Rebel Seoul Review
Updated: Jan 21, 2021
After a great war, the East Pacific is in ruins. In brutal Neo Seoul, where status comes from success in combat, ex-gang member Lee Jaewon is a talented pilot rising in the ranks of the academy. Abandoned as a kid in the slums of Old Seoul by his rebel father, Jaewon desires only to escape his past and prove himself a loyal soldier of the Neo State. When Jaewon is recruited into the most lucrative weapons development division in Neo Seoul, he is eager to claim his best shot at military glory. But the mission becomes more complicated when he meets Tera, a test subject in the government’s supersoldier project. Tera was trained for one purpose: to pilot one of the lethal God Machines, massive robots for a never-ending war. With secret orders to report on Tera, Jaewon becomes Tera’s partner, earning her reluctant respect. But as respect turns to love, Jaewon begins to question his loyalty to an oppressive regime that creates weapons out of humans. As the project prepares to go public amidst rumors of a rebellion, Jaewon must decide where he stands—as a soldier of the Neo State, or a rebel of the people.
Now I'm going to tell you the Good, the Bad, and my final thoughts on the book.
-I love the characters in this book, Jaewon, Tera, Alex. I enjoyed following them and seeing where their stories were headed. Each of them had their own motivations and hurdles to get over. Jaewon is trying to do the right thing, Tera wants to be free, and Alex is just looking for someone to care about him. All of this why trying to navigate a war.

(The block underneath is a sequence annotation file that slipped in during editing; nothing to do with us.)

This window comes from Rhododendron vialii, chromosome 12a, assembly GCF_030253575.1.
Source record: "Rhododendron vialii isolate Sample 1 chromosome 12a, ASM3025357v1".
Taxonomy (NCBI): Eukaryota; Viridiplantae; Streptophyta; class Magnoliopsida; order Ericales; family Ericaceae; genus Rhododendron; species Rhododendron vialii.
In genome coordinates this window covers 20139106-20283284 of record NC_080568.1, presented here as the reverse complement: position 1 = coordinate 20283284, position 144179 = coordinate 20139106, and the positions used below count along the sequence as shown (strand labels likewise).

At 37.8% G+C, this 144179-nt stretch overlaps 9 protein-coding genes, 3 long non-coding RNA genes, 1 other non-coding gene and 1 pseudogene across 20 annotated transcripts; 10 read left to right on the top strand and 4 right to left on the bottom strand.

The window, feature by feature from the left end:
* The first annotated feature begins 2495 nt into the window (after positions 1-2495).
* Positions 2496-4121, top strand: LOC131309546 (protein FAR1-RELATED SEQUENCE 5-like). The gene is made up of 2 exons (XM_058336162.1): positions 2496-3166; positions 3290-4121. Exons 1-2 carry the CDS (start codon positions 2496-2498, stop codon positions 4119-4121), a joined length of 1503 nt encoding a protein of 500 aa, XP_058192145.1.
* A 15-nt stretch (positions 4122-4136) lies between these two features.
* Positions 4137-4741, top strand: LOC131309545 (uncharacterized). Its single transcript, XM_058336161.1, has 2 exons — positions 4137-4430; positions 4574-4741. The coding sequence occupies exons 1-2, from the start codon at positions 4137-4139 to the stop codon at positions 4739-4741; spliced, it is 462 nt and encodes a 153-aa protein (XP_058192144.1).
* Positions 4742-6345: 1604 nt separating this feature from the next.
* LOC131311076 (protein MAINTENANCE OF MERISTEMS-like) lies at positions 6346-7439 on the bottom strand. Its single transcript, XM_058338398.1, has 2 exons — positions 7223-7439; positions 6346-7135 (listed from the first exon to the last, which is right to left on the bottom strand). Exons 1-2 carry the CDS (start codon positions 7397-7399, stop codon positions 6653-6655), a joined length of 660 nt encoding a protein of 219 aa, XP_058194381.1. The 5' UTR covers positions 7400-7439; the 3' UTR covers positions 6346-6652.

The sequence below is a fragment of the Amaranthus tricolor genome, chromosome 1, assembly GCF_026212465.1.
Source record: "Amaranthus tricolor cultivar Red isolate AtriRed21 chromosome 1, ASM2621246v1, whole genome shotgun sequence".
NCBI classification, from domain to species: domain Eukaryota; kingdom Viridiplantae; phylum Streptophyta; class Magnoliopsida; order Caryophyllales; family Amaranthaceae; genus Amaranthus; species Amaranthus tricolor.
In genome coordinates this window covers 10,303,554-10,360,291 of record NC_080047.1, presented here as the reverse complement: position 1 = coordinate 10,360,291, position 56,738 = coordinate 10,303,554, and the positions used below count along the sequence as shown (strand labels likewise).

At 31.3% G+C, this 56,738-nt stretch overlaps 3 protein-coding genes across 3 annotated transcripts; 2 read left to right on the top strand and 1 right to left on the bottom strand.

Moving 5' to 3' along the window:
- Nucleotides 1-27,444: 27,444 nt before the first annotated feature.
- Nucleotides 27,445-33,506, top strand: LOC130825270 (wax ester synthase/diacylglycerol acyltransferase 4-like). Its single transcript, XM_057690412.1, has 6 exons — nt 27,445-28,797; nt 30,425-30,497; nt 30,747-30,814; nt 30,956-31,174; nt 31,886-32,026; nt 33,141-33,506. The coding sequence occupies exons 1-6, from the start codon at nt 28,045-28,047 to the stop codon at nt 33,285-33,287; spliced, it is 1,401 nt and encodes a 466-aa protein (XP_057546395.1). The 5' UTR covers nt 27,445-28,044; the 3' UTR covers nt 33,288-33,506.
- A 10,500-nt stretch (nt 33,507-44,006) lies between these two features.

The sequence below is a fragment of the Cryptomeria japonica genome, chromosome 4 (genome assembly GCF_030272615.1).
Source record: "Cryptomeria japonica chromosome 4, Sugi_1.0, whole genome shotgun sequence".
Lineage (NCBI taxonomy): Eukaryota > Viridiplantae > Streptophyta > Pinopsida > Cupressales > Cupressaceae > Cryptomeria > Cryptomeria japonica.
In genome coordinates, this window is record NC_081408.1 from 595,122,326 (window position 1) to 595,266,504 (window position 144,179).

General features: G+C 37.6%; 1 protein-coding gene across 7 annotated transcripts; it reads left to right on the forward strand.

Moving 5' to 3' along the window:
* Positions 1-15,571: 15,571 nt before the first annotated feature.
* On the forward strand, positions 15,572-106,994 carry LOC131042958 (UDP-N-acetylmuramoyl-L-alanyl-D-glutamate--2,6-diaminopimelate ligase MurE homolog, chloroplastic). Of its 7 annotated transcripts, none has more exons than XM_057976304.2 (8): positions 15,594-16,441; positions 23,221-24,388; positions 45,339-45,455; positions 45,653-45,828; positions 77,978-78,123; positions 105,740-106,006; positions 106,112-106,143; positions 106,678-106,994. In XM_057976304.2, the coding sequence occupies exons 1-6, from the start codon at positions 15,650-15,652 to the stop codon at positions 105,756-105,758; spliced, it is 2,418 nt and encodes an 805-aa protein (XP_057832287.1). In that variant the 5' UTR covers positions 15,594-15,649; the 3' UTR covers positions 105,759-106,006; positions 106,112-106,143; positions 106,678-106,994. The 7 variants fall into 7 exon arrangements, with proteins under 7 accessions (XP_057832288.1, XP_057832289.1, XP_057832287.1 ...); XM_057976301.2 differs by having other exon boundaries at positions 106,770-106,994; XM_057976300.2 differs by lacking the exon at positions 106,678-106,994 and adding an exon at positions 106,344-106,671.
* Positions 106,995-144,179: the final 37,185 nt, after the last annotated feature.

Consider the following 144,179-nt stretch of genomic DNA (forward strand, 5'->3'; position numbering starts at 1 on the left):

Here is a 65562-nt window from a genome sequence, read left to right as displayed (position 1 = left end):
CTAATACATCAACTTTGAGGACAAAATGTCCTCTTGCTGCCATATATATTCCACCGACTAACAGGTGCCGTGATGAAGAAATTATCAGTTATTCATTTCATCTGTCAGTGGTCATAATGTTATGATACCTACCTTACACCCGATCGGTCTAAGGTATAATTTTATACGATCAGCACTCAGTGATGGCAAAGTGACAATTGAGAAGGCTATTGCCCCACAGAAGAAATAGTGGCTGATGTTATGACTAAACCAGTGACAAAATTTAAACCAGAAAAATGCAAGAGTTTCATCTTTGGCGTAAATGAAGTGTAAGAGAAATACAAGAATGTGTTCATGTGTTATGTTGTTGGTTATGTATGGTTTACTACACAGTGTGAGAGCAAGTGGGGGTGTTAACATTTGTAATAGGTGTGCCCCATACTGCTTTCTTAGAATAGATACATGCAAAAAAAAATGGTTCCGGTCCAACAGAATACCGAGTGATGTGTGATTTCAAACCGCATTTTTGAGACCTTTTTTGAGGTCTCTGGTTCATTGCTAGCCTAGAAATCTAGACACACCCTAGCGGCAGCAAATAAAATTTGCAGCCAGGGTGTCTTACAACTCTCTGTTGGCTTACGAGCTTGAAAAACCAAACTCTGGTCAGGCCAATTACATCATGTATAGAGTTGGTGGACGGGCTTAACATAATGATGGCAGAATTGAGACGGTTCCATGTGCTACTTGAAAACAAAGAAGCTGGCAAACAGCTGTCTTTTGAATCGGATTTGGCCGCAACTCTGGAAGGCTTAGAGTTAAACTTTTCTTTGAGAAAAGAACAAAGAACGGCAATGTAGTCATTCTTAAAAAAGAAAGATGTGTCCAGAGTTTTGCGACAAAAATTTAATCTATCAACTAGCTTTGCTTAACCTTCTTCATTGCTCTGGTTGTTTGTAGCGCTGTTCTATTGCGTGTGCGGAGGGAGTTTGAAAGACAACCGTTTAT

-The world of Rebel Seoul was great, I could imagine it as if I was watching a TV show rather than reading a book.
-The pacing in this story is a bit slow, it took a while for the plot to pick up, and even then I wasn't sure which plot point to focus on, the characters, or the war around them, as by the end of the book I felt the war aspect was condensed to the last act.
-There's a lot of telling in this book and a lot of the telling gets really technical. It tells of each type of weapon that's being use, each robot. If this was an anime it would make sense because we're seeing what they're talking about, but in book form, it comes off as "oh okay, that's cool, I guess."
What I've been seeing is a lot of people saying that Rebel Seoul is a combination of anime and Korean dramas, and I have to agree. I was getting Gundam Wing meets Another Oh Hae Young feels, I loved it. While I didn't devour this book and it took until halfway through the book that I didn't want to put it down, I think it was worth the purchase and I would definitely recommend it to friends and sci-fi/anime fans alike.
Rating Style: Amazing Great Good Meh Bad Horrible Garbage
Overall Rating: Good